It may be warm outside but in offices up and down the country, women are frozen stiff…while men enjoy the air-con.
Look around any open plan office and you will see women working with jumpers wrapped round their legs or wearing coats to keep warm. That’s without mentioning the emergency office jumper or cardigan.
The men look happy (well, as happy as they can look) and are usually jacket-free. Some even have their shirt sleeves rolled up and maintain that the temperature is “just about right and no need to complain.”
Welcome to the modern office – where women endure the air-con, and men have no idea there is anything wrong. But there is something wrong – and it’s a sexist wrong. Men work in comfort, while women shiver.
Science proves it:
Most air-con systems are designed for a ‘typical’ office worker’s body temperature and metabolism. Sadly, that ‘typical’ office worker just happens to have the body of an 11 stone, 40 year-old man, which runs up to 30 per cent faster than a woman’s. If you don’t have the body of an 11 stone, 40 year old man, you’ll likely freeze.
So, while men are comfortable, the majority of women need conditions to be nearly three degrees warmer. Which explains why so many feel so cold. They make up the difference with extra jumpers and cardigans in summer just to keep warm.
Still not convinced? More science:
When researchers tested staff performing light office work, while dressed in a t-shirt and tracksuit bottoms, they discovered that a woman’s optimum temperature was 24.5 °C. Men, in contrast, were happiest at 22 °C
Men typically have more heat generating muscle than women and so feel comfortable at cooler temperatures.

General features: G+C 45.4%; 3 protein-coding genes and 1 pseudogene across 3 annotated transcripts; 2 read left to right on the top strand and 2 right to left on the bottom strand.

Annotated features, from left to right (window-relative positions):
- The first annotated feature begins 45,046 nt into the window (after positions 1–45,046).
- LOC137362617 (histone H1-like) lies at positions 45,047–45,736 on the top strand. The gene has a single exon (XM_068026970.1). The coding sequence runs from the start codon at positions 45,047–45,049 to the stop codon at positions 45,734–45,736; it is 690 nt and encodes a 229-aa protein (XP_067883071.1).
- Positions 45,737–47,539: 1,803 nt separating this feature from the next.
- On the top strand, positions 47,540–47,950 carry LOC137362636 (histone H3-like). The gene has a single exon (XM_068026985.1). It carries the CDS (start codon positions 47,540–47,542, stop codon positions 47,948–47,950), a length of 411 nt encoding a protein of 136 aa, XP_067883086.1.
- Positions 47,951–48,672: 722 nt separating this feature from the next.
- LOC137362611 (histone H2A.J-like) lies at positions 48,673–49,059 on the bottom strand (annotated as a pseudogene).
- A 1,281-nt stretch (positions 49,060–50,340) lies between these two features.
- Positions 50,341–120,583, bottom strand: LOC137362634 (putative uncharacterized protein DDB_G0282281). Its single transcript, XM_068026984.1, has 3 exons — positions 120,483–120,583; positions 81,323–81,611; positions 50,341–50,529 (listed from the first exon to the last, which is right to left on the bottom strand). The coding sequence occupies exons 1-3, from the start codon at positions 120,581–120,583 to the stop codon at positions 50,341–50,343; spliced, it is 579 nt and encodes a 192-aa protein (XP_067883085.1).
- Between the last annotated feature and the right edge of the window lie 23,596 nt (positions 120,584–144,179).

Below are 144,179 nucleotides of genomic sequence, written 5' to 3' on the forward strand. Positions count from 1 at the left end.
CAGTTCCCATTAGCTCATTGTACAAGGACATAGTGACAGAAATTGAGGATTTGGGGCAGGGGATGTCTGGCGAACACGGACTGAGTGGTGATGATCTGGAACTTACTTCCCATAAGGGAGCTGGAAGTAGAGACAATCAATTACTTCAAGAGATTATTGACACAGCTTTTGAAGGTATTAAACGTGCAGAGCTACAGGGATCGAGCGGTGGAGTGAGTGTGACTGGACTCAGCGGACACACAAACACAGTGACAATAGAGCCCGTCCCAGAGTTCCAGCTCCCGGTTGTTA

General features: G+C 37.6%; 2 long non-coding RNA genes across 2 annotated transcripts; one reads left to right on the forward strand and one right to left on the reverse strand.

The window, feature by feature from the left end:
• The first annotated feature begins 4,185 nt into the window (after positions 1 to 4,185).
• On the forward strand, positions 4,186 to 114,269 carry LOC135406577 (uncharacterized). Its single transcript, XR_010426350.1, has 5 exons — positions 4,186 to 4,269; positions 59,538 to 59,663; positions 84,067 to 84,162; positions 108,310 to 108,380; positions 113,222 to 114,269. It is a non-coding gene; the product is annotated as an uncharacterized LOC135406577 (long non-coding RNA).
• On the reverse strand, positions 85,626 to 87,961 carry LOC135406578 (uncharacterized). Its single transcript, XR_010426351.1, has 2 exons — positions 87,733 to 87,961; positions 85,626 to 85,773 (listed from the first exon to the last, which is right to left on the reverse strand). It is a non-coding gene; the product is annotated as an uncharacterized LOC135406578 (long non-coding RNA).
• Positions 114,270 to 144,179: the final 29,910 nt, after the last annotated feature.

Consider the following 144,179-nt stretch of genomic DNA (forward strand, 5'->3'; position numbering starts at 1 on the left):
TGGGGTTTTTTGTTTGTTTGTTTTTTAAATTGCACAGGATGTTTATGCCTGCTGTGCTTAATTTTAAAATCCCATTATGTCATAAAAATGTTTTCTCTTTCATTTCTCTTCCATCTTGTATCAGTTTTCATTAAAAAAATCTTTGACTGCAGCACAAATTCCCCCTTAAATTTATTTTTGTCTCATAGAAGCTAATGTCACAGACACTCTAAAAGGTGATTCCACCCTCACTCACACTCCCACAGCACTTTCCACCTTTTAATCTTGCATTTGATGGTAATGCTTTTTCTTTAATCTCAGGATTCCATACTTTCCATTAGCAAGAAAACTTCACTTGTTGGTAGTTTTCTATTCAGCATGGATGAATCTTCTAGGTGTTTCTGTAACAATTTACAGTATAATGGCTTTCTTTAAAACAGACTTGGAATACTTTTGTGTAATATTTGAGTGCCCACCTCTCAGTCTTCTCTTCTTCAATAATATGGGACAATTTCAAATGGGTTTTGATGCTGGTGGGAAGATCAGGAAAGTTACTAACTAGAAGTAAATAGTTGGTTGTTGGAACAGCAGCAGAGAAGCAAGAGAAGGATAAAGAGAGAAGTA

But in case you’re still doubting air-con systems are sexist, there’s more. In 1998, researchers at the University of Utah found that despite women having higher core temperatures than men, their hands were consistently colder. While men registered an average hand temperature of 32.2 °C, the temperature for women was just 30.6 °C.
It might sound like it isn’t that big of a deal, but when you sit at your desk freezing every day, with numb fingers trying to type out thousands of words, it can be incredibly frustrating.
So, women have a choice to either sweat during your commute and lunch break because you’ve got your winter gear on, or wear normal clothes and shiver all day.
It isn’t just fashion that suffers. Cold temperatures can lead to physical problems – hunching over more and a build-up of tension too. The colder you are the thicker your blood, there’s an increase blood pressure and a tightening of the airways.
And cold staff are more likely to make more mistakes. In a 2004 study, typing errors nearly halved when the office temperature went up from 20 to 25 °C and output increased a whopping 150 per cent.
“Temperature is certainly a key variable that can impact performance. The results of our study also suggest raising the temperature to a more comfortable thermal zone saves employers about $2 (£1.29) per worker, per hour.”
Alan Hedge, professor at Cornell’s Human Factors and Ergonomics Laboratory
If that’s not an incentive for employers to sort out the air-con problem once and for all, we don’t know what is.